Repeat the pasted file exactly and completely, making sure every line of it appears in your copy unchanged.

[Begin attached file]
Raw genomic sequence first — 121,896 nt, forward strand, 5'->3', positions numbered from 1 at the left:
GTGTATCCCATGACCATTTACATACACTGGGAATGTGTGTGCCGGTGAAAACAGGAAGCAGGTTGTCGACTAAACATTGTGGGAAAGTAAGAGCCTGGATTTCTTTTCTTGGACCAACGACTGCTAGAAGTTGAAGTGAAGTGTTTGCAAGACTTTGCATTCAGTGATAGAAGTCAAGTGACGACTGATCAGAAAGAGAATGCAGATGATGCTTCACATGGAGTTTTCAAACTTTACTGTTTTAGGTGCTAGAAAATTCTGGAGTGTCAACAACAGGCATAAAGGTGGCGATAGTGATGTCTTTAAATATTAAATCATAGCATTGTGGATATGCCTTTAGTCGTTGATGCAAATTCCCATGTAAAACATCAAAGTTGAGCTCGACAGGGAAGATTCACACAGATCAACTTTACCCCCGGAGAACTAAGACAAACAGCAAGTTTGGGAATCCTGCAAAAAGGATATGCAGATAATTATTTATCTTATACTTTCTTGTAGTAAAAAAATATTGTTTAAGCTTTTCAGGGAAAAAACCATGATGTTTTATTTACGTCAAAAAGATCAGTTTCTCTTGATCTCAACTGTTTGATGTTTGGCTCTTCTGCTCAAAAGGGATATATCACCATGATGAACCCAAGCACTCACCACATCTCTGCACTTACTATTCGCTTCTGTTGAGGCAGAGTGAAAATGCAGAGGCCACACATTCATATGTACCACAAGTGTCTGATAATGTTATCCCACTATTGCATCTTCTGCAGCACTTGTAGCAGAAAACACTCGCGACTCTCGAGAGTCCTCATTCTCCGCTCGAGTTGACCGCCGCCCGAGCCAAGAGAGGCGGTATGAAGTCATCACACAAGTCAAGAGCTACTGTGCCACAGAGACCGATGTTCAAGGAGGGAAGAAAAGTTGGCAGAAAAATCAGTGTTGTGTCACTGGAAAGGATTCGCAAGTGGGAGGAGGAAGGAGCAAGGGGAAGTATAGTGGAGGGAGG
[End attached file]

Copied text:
Raw genomic sequence first — 121,896 nt, forward strand, 5'->3', positions numbered from 1 at the left:
GTGTATCCCATGACCATTTACATACACTGGGAATGTGTGTGCCGGTGAAAACAGGAAGCAGGTTGTCGACTAAACATTGTGGGAAAGTAAGAGCCTGGATTTCTTTTCTTGGACCAACGACTGCTAGAAGTTGAAGTGAAGTGTTTGCAAGACTTTGCATTCAGTGATAGAAGTCAAGTGACGACTGATCAGAAAGAGAATGCAGATGATGCTTCACATGGAGTTTTCAAACTTTACTGTTTTAGGTGCTAGAAAATTCTGGAGTGTCAACAACAGGCATAAAGGTGGCGATAGTGATGTCTTTAAATATTAAATCATAGCATTGTGGATATGCCTTTAGTCGTTGATGCAAATTCCCATGTAAAACATCAAAGTTGAGCTCGACAGGGAAGATTCACACAGATCAACTTTACCCCCGGAGAACTAAGACAAACAGCAAGTTTGGGAATCCTGCAAAAAGGATATGCAGATAATTATTTATCTTATACTTTCTTGTAGTAAAAAAATATTGTTTAAGCTTTTCAGGGAAAAAACCATGATGTTTTATTTACGTCAAAAAGATCAGTTTCTCTTGATCTCAACTGTTTGATGTTTGGCTCTTCTGCTCAAAAGGGATATATCACCATGATGAACCCAAGCACTCACCACATCTCTGCACTTACTATTCGCTTCTGTTGAGGCAGAGTGAAAATGCAGAGGCCACACATTCATATGTACCACAAGTGTCTGATAATGTTATCCCACTATTGCATCTTCTGCAGCACTTGTAGCAGAAAACACTCGCGACTCTCGAGAGTCCTCATTCTCCGCTCGAGTTGACCGCCGCCCGAGCCAAGAGAGGCGGTATGAAGTCATCACACAAGTCAAGAGCTACTGTGCCACAGAGACCGATGTTCAAGGAGGGAAGAAAAGTTGGCAGAAAAATCAGTGTTGTGTCACTGGAAAGGATTCGCAAGTGGGAGGAGGAAGGAGCAAGGGGAAGTATAGTGGAGGGAGG